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Special Needs Care Ends, Government Isn't Paying

Feb. 28, 2005 – A 17-year-old special needs student at the Anne Carlsen Center for Children in North Dakota was returned to the territory Friday due to the government's failure to pay its obligation to the center.
Dan Howell, chief executive officer of the North Dakota-based center, said Monday two employees of the center escorted the male student on his trip home to St. Thomas where he was handed over to his mother. Howell would not give the name of the student or the mother because that was against the center's policy.
"It's unfortunate," Howell said of the situation. "But we had no other choice because of the disregard of the territory to fulfilling its obligation."
In July of 2002, the V.I. Education Department contracted the Carlsen Center – an institution providing special education and healthcare to children with physical, mental and health impairments – to provide care for three special needs children from the territory at $450 a day for each child.
However, the territory began to lag on its payments to the center and eventually stopped paying them, Howell said. After several attempts to resolve the matter failed, Carlsen Center officials filed suit against the V.I. government in District Court in North Dakota August of last year.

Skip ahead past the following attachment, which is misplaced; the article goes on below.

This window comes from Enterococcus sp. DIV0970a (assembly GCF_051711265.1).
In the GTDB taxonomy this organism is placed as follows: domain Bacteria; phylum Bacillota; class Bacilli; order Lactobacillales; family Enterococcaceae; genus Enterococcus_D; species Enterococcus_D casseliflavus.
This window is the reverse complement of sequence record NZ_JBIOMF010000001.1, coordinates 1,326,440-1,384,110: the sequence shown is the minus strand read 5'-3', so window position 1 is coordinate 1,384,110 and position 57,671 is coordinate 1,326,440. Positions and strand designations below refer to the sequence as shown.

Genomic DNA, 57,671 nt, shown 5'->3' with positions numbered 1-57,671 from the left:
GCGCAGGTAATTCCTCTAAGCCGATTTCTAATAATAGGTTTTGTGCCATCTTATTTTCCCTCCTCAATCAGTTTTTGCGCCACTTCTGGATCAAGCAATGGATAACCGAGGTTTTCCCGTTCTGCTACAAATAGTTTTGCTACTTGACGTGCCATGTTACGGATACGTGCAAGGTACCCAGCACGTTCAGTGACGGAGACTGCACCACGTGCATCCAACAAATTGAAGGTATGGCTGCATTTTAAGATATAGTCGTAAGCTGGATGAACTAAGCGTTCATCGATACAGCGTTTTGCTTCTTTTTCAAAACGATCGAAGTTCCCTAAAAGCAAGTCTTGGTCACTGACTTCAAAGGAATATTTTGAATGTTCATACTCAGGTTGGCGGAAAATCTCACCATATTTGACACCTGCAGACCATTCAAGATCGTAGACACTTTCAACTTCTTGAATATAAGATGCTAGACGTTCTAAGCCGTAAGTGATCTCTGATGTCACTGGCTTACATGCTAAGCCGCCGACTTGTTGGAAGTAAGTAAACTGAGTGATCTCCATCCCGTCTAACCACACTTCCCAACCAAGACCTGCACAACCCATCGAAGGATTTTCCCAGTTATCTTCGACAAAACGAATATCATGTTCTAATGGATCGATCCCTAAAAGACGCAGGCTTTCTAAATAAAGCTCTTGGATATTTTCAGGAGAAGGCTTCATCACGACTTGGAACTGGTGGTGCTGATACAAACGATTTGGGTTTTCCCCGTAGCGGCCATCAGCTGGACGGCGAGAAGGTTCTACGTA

Since the filing of the lawsuit, the three students from the territory who were under the center's care have been displaced.
Howell said one student was sent home last year because he turned 21, and the center only provides care until that age. Another student was transferred to an institution in Florida, and the last student was returned to his mother Friday.
"The outstanding balance is still well over $500,000," Howell said of the government's debt, adding that the center has only received two payments since the filing of the lawsuit.
The government made a payment of $350,000 in December to the center. At that time, it had an outstanding balance of $870,000 owed to the center. Carlsen officials set a deadline of Jan. 10 to pay the remainder of the debt.
Howell said a subsequent payment was received but after the Jan. 10 deadline.
"We have not received any payments for February," Howell said, adding that was the deciding factor in returning the last student to the territory.
Carlsen said a settlement agreement had not been worked out with the V.I. government and the matter is still pending in the North Dakota District Court.
James O'Bryan, St. Thomas-St. John administrator and spokesman for the governor, said he had no idea of the situation, and Gov. Charles W. Turnbull was out of the territory. He added he would have to speak to the Education Commissioner Noreen Michael about the matter.
Michael did not return calls from the Source Monday. Assistant Attorney General Gina Harrison, who is handling the case for the Justice Department, did not return calls Monday either.
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